Ramesh Ferris: Torchbearer
As the Olympic flame passed through the Yukon on its way to Vancouver, British Columbia, for the Winter Games, it was taken up by Ramesh Ferris, who carried it on his handcycle. Ferris, 30, is famous in Canada for biking across the continent to raise funds for worldwide polio eradication. Adopted from India, he had polio when he was 6 months old. In addition to being one of over 60 torchbearers from Whitehorse, Yukon, Ferris also had the honor of lighting the cauldron during the Nov. 3 ceremony.
Comedy with a Difference
Recently, comedian Greg Walloch got some free advice: “You don’t talk about your thing the way you’re supposed to. The black guy talks about being black, the fat girl talks about being fat and you don’t talk about your thing enough.”
His “thing” is cerebral palsy, but, Walloch says, “the gimmick of being disabled only goes so far — you have to be good at what you do.” Walloch has been trying to expand the reference point for disabled comedy his entire career.
“I just happen to be funny — I’m not really trying to tell jokes,” he says. Instead, his style is more performance art with poignancy and his own experiences thrown in. “As a person with a difference, you walk around as a lightning rod for people’s opinions. They could be thinking nice things, mean things, really inappropriate things, but what’s interesting to me is, when people have a misconception, I write it into a routine as if it’s true.” Take his “F*ck the Disabled” bit, about a woman who assumed Walloch was forced into homosexuality since no woman would bed a disabled guy. “It’s funny to take something hurtful or misunderstood and play into it a bit.”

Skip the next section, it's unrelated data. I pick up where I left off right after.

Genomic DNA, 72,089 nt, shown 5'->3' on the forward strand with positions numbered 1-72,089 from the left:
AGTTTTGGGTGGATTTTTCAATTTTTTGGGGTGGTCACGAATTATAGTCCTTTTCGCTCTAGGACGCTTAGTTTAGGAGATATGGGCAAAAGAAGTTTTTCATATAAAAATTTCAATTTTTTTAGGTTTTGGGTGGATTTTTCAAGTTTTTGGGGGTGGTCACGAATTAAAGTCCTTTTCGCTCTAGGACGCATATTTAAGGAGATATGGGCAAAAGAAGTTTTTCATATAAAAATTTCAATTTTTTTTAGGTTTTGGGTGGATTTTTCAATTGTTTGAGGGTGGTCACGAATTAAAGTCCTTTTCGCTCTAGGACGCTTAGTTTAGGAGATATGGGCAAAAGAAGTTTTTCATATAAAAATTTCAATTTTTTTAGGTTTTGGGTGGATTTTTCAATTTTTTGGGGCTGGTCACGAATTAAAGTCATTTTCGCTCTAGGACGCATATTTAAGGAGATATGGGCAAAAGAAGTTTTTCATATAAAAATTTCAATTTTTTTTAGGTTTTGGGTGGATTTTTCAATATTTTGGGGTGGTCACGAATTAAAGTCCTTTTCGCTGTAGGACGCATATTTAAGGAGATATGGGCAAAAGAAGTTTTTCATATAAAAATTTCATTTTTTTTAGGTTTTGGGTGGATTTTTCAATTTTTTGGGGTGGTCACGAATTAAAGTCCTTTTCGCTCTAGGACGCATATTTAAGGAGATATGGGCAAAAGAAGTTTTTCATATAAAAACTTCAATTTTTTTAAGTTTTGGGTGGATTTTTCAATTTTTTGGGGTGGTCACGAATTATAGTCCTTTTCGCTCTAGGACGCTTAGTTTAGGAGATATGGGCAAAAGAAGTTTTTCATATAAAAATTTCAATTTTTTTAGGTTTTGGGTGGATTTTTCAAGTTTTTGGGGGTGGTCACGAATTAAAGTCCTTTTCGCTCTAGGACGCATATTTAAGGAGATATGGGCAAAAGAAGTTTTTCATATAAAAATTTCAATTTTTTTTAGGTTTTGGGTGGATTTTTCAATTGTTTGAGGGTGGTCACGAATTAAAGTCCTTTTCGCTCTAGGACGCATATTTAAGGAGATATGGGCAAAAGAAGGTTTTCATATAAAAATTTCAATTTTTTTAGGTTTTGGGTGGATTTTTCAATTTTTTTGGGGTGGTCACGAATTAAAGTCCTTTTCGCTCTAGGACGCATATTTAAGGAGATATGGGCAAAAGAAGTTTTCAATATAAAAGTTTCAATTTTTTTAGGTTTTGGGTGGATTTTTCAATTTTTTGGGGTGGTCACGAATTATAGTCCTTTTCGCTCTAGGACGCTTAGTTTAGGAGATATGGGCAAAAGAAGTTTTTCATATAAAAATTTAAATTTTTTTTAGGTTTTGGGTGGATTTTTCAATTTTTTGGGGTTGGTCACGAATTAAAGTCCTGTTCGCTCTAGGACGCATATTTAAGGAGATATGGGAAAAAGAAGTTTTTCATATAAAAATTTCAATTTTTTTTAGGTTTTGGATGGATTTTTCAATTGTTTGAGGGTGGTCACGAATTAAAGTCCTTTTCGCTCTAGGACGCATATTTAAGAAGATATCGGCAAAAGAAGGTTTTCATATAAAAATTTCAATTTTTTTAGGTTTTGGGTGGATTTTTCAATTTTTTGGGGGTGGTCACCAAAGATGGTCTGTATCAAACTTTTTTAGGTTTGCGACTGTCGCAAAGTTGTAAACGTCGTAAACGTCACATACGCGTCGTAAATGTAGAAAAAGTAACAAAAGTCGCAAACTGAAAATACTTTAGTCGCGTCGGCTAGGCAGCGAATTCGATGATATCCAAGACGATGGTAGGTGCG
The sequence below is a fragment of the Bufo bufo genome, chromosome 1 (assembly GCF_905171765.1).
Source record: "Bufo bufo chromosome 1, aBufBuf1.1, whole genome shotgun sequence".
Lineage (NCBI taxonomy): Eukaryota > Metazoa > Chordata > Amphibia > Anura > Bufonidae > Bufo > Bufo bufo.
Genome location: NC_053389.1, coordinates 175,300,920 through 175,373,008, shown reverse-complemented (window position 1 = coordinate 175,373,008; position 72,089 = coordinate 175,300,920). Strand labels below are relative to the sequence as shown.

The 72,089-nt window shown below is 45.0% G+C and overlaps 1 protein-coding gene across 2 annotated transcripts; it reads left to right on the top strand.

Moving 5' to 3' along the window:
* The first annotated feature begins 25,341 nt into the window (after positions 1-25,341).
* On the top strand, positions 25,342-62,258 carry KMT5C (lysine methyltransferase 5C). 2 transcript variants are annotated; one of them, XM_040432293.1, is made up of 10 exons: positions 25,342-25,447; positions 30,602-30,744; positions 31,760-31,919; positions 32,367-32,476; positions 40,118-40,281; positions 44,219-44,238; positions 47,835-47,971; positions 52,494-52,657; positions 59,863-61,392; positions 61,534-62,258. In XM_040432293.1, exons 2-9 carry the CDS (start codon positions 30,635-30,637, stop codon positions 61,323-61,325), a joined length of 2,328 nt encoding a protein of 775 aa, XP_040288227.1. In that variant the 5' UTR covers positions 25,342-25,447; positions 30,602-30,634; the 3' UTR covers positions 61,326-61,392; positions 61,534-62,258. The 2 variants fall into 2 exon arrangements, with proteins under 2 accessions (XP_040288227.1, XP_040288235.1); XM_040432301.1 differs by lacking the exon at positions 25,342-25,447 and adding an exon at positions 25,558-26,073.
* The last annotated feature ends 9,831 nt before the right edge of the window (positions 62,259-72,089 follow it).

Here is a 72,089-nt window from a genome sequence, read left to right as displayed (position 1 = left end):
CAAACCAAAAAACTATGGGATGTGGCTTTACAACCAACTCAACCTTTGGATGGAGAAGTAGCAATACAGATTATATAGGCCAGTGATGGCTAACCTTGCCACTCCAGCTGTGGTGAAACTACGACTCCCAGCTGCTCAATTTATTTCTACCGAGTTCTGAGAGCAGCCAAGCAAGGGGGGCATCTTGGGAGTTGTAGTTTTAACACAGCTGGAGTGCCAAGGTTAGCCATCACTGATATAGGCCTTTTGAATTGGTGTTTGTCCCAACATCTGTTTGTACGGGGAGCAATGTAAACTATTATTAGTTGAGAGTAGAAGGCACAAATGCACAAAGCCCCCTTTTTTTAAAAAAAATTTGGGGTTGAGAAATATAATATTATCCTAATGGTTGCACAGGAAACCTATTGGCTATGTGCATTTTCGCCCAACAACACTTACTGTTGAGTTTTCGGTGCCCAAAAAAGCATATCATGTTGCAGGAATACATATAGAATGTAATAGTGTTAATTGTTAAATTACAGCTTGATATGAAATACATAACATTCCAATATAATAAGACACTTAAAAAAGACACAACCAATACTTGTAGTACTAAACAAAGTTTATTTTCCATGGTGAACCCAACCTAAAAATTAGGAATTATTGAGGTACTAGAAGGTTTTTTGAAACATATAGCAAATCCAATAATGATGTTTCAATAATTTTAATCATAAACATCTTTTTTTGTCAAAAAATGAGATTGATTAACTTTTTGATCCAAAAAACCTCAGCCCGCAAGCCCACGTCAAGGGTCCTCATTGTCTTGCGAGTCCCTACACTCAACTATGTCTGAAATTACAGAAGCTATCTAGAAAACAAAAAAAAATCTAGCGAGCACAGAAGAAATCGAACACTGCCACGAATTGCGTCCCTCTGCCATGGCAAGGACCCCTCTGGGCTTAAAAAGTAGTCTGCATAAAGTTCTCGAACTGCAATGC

But Walloch says don’t assume anything about disabled comedy. “I don’t feel creatively that it’s a cohesive enough community to pigeonhole people and say disabled comedy looks like this or that.”
By Jennifer Gerics
Dinah Federer, a Voc Rehab counselor with Charcot-Marie-Tooth muscular dystrophy, has a mantra: “I believe that we, the disabled, need to stop chasing normal, celebrate who we are and who we are becoming and help each other as we go,” she says on the website for her book, Chasing Normal. “If you feel angry, scared, nervous, depressed … I can tell you that you’re completely normal and it’s OK.”
Federer wrote her book for people who are newly disabled and their families, drawing on both her personal experience of being a woman with a disability as well as her 23-year career in Voc Rehab. Some chapter titles are, “Silently Screaming,” “Talking About ‘It,'” and “Feeding Your Spirit.”
Read more about the book, including how to order it, at www.chasing-normal.com. The book can be purchased for $9.95 as a download or for $12.95 in a traditional paperback format.